Across the Board is the definitive work on chessboard problems. It is not simply about chess but the chessboard itself — that simple grid of squares so common to games around the world. And, more importantly, the fascinating mathematics behind it. From the Knight’s Tour Problem and Queens Domination to their many variations, John Watkins surveys all the well-known problems in this surprisingly fertile area of recreational mathematics. Can a knight follow a path that covers every square once, ending on the starting square? How many queens are needed so that every square is targeted or occupied by one of the queens?
Each main topic is treated in depth from its historical conception through to its status today. Many beautiful solutions have emerged for basic chessboard problems since mathematicians first began working on them in earnest over three centuries ago, but such problems, including those involving polyominoes, have now been extended to three-dimensional chessboards and even chessboards on unusual surfaces such as toruses (the equivalent of playing chess on a doughnut) and cylinders. Using the highly visual language of graph theory, Watkins gently guides the reader to the forefront of current research in mathematics. By solving some of the many exercises sprinkled throughout, the reader can share fully in the excitement of discovery.
Showing that chess puzzles are the starting point for important mathematical ideas that have resonated for centuries, Across the Board will captivate students and instructors, mathematicians, chess enthusiasts, and puzzle devotees.
"This book is extremely well written and is, no doubt, the best exposition of the connection between the chessboard problems and recreational mathematics. The author surveys all the well-known problems about chess and the chessboard. . . . The problems are treated in depth from their beginnings through to their status today."—Mohammed Aassila, MAA Review
"Torus-shaped boards, three-dimensional boards, a shape called the Klein bottle—the simple checkerboard pattern proves to be creatively malleable when Watkins puts his mind to his hobbylike subject. Watkins' invitational tone ensures attention from the finite but enthusiastic audience for mathematical recreation."—Booklist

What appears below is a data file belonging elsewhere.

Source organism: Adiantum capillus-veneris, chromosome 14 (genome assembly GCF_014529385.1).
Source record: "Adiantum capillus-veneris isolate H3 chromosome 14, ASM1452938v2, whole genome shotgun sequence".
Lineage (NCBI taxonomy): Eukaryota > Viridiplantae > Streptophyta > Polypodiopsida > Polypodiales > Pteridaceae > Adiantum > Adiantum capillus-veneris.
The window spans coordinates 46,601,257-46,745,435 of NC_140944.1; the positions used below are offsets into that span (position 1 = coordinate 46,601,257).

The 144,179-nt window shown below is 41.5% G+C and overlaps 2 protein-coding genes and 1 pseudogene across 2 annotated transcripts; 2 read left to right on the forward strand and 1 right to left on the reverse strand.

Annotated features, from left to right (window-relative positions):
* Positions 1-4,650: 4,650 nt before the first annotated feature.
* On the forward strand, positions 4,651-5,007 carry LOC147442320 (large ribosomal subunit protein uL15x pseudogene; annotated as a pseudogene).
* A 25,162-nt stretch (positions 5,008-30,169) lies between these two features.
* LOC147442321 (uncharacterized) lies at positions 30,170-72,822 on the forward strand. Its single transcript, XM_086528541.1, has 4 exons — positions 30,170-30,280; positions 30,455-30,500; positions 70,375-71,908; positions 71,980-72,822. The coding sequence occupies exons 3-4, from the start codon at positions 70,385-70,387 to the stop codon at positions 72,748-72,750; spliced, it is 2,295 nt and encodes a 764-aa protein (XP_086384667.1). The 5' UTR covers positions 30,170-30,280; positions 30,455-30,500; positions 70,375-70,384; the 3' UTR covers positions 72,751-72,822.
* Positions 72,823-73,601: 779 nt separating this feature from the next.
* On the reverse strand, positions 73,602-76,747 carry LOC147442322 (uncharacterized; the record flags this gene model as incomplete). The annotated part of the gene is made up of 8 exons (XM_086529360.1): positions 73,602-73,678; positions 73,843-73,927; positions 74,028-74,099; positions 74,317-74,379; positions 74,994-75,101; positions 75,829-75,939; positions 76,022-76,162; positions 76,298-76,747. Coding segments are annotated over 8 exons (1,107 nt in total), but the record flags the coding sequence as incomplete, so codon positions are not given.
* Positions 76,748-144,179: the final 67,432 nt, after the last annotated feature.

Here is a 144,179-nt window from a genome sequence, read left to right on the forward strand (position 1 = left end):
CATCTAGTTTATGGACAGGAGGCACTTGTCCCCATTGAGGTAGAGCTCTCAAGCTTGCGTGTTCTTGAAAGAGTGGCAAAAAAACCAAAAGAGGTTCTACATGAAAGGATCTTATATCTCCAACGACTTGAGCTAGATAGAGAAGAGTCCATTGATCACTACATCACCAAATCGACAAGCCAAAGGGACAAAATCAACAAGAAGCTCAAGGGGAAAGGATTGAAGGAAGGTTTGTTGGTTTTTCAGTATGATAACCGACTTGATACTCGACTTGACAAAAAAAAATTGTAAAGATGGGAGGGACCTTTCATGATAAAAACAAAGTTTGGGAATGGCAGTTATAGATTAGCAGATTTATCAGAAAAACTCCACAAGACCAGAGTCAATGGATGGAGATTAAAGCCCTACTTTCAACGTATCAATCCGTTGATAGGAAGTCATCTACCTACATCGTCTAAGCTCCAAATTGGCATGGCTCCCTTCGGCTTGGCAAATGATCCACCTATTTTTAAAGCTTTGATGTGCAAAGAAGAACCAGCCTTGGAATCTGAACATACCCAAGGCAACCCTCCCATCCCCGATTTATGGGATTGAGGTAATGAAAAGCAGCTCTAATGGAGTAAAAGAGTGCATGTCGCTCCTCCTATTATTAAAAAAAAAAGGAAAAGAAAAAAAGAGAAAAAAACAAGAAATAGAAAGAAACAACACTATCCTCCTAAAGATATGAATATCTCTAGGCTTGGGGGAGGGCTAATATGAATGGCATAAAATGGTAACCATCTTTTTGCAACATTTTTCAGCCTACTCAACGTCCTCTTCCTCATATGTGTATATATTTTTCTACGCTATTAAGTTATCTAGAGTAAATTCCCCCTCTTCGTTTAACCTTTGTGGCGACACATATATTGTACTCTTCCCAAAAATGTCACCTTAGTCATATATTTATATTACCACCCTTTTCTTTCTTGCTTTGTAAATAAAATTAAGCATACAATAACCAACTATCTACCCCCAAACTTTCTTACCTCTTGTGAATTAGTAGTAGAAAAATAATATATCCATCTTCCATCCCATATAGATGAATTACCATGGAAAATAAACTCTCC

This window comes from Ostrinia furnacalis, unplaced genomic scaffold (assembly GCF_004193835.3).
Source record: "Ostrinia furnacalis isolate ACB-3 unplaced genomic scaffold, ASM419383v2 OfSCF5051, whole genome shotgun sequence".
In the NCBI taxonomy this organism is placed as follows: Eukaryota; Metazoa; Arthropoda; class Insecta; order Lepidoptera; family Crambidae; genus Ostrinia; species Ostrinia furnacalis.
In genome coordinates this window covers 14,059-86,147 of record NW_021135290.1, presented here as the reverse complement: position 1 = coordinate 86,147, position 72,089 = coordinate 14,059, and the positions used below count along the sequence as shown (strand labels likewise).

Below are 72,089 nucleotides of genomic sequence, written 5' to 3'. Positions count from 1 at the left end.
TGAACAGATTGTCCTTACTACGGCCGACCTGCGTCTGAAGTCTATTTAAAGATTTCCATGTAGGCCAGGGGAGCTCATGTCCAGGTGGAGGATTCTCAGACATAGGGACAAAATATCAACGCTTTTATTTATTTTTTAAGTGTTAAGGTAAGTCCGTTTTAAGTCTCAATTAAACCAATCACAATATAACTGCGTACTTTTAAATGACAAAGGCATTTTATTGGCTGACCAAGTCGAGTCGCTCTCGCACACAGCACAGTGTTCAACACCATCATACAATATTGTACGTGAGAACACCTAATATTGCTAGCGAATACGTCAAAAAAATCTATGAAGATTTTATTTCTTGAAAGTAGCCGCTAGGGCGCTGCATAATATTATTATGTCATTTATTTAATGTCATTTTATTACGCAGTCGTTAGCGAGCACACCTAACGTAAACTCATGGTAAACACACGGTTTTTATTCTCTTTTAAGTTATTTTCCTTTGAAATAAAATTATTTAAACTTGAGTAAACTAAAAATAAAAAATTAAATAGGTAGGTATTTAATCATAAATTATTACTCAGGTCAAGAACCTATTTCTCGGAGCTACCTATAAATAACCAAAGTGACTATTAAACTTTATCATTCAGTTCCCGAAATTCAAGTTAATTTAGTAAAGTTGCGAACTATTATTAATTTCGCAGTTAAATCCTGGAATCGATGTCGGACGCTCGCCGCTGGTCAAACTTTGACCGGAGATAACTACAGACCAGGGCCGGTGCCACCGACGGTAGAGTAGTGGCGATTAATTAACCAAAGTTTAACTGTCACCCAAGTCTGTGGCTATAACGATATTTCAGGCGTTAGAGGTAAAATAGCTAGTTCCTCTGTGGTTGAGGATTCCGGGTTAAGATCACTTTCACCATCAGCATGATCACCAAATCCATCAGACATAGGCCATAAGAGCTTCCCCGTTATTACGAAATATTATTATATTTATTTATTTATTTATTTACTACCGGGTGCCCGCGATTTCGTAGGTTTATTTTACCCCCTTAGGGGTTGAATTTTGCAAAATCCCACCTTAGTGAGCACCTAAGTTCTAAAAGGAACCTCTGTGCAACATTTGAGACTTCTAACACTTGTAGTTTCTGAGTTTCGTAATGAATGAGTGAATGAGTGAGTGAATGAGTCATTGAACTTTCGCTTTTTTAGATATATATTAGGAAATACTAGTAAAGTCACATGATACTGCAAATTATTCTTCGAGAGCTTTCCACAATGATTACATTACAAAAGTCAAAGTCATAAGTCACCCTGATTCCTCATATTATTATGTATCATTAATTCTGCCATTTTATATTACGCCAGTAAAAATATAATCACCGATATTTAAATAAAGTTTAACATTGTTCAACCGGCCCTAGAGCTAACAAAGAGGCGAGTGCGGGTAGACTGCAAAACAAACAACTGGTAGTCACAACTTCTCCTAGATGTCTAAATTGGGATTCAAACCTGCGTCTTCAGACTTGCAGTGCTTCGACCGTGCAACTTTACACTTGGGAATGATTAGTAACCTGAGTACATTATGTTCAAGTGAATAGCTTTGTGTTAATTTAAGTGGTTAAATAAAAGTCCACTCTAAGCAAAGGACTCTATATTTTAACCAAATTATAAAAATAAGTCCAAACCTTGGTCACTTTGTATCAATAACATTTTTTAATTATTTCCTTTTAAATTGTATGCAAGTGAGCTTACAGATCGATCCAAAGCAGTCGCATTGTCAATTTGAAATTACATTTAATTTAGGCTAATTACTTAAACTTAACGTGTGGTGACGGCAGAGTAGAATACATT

"Watkins offers an excellent invitation to serious mathematics."—Choice
"I would be happy to recommend this book to you. . . . The book is an easy and entertaining read that shows numerous paths into various branches of discrete mathematics and graph theory."—Paul J. Campbell, Mathematics Magazine
"This is not just about chess, but also the three centuries of 'recreational mathematics' that the game has inspired. From simple questions, such as whether it is possible for a knight to land on each square of the board on its path, Watkins wades into graph theory, the mathematics of three-dimensional chess and even chess on a torus."—Nature Physics
"This book is stimulating and very well written. It is admirably clear. . . . Definitely the book is highly recommended and is of much interest. This book is, no doubt, the newly best exposition of the interconnection between amusing recreational mathematics and the interesting chessboard problems. I feel sure that it will be of great use both to students of graph theory, geometry, topology and mathematics, in general, and captivate to scholars, instructors, chess enthusiasts, puzzle devotees, and to those intervening in amusing and recreational mathematics."—Francisco José Cano Sevilla, European Mathematical Society
"A most enjoyable book that will surely offer new and original avenues for problem solvers of all kinds in need of new techniques, approaches or problems to solve."—Robert Bilinski, Crux
"This beautiful book is absolutely the best treatment of the connection between chess and recreational mathematics I have ever seen. What makes it stand apart (and far above) other chess puzzle books is the underlying mathematical theory, presented in an entertaining, fascinating, and educational manner."—Paul J. Nahin, author of When Least Is Best
"Watkins has a friendly writing style, and the reader is brought along nicely from simple concepts to slightly more complicated ones."—Ron Graham, 2003 Steele Prize for Lifetime Achievement, American Mathematical Society, and President, Mathematical Association of America